Random Rantings and Ravings from a Slow-Poke Runner in the Heart of the South. (A Weeekly (sort of) Blog about running and just about anything else)

Thursday, December 07, 2006

The Marathon Post




WOW!

Post Marathon blues!

It has been hard to blog about the St. Jude Marathon because I felt it took so much out of me! It had been a long eleven weeks of training to get ready for this thing but I made it and here are the details.

I didn’t write a whole lot in the weeks leading up to the marathon because my ankle had been really bothering me and I was getting discouraged. In hindsight, I should have blogged much MORE about this and your encouragement could have pulled me through it. I am sure that many people feel the wearing down on their body a few weeks out from their first marathon but it was discouraging. I felt I had to tone down my weekly mileage to prevent myself from getting so injured that I had to scrap the race all together.

Due to work conflicts, I had to miss my 22-miler so I had only completed a long run of 20 miles, which was 5 weeks from the marathon. I ran a 16 mile long run two weeks away and I was scared I might not have the endurance I would need to get through those final few miles. In the days leading up to the marathon I only ran two 4-milers, but my ankle was still a bit sore.

I also noticed that the “old man” had not exactly left. The Austin business trip, Thanksgiving holiday, and other church dinners and company lunches had wreaked havoc on my eating! With the extra eating and reduced mileage, I had actually put on a few pounds in the last few weeks of my training. I could feel it but didn’t really think no one had noticed until my mom made a comment about it at dinner one evening. Thanks mom!!

For the marathon, I did probably one of the biggest no-no’s of running in such a big race. I bought a pair of running tights that I did not run in until the start of the marathon! A cold front came through and brought temps down so I would need them, but I did not have a chance to run in them before the race. While I had some problems during the race, none of them had anything to do with my tights. They worked great!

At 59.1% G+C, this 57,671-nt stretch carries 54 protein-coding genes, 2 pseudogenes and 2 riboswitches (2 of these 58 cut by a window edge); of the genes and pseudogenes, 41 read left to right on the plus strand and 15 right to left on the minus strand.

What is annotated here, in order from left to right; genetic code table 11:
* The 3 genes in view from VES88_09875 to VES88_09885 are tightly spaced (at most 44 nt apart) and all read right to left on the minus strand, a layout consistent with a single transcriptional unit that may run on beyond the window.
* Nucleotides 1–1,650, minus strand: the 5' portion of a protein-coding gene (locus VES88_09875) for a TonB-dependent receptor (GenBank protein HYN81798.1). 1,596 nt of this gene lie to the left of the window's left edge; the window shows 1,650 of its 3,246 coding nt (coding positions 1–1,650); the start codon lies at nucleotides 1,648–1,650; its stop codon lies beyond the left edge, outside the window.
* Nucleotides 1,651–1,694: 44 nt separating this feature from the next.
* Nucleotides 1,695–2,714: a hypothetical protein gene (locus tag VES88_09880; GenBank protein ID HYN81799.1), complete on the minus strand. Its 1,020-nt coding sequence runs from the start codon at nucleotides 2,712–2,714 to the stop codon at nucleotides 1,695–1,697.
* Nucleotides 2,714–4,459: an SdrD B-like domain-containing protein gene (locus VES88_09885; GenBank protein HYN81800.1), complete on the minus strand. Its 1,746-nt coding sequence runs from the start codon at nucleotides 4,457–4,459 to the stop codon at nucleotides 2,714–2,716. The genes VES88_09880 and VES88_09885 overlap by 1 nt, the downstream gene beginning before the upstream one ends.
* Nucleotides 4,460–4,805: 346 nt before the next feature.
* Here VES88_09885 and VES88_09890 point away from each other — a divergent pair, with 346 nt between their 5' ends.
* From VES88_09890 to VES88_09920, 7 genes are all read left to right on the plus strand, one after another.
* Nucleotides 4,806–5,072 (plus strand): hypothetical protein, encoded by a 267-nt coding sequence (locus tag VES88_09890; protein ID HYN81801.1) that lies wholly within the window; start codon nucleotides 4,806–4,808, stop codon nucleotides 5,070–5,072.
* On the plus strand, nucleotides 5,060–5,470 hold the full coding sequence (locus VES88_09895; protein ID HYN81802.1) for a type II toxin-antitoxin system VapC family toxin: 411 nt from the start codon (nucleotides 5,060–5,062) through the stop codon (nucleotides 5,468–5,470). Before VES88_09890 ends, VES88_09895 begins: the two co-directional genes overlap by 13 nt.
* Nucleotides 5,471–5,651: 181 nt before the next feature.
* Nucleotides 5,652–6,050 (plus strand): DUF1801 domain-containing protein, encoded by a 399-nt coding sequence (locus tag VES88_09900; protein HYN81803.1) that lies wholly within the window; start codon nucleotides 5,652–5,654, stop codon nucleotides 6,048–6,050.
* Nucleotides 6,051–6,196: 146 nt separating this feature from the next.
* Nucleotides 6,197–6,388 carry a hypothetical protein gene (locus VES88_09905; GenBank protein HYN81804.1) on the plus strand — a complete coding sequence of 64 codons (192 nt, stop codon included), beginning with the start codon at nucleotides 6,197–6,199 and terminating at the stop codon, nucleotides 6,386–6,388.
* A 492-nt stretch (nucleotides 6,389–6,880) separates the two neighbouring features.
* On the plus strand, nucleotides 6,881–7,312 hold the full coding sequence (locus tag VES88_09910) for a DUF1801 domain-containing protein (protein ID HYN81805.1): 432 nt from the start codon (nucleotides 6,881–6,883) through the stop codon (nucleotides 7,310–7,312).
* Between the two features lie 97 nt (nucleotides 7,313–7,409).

The race start was at 8 AM and there were thousands of runners in line. I heard they had almost 9,000 runners in the marathon, half-marathon, and 5k races combined! I wore my new “in-sport” tights, running shorts over them, a long sleeve technical running shirt, technical Adidas pull-over, hat, and a cheap pair of gloves. It was cold but I felt perfectly dressed at the start. I was a little concerned I might warm up and get uncomfortable later on but that was never really a problem.

I thought I lined up in the 4:30 corral but I would later learn that I actually lined up in the 4:45. They did not have signs explaining which side of the rope you should be on but it would really make no difference for me over the course of the race. It was crowded in the corral and I didn’t do much talking.

I pulled my ipod mini out of my pocket and put it on. I had prearranged a complete playlist for the race including some of my favorite podcasts. I ALWAYS use my ipod on long runs because it helps me zone out and ignore the tiredness in my body. I had been saving up podcasts so I would have some good stuff to listen to and was actually excited to listen to some of the shows I’d been saving. I got it strapped on and turned it on when….

WHA?????!!!!

NO!!!!!!!!!!!!!!!!!!!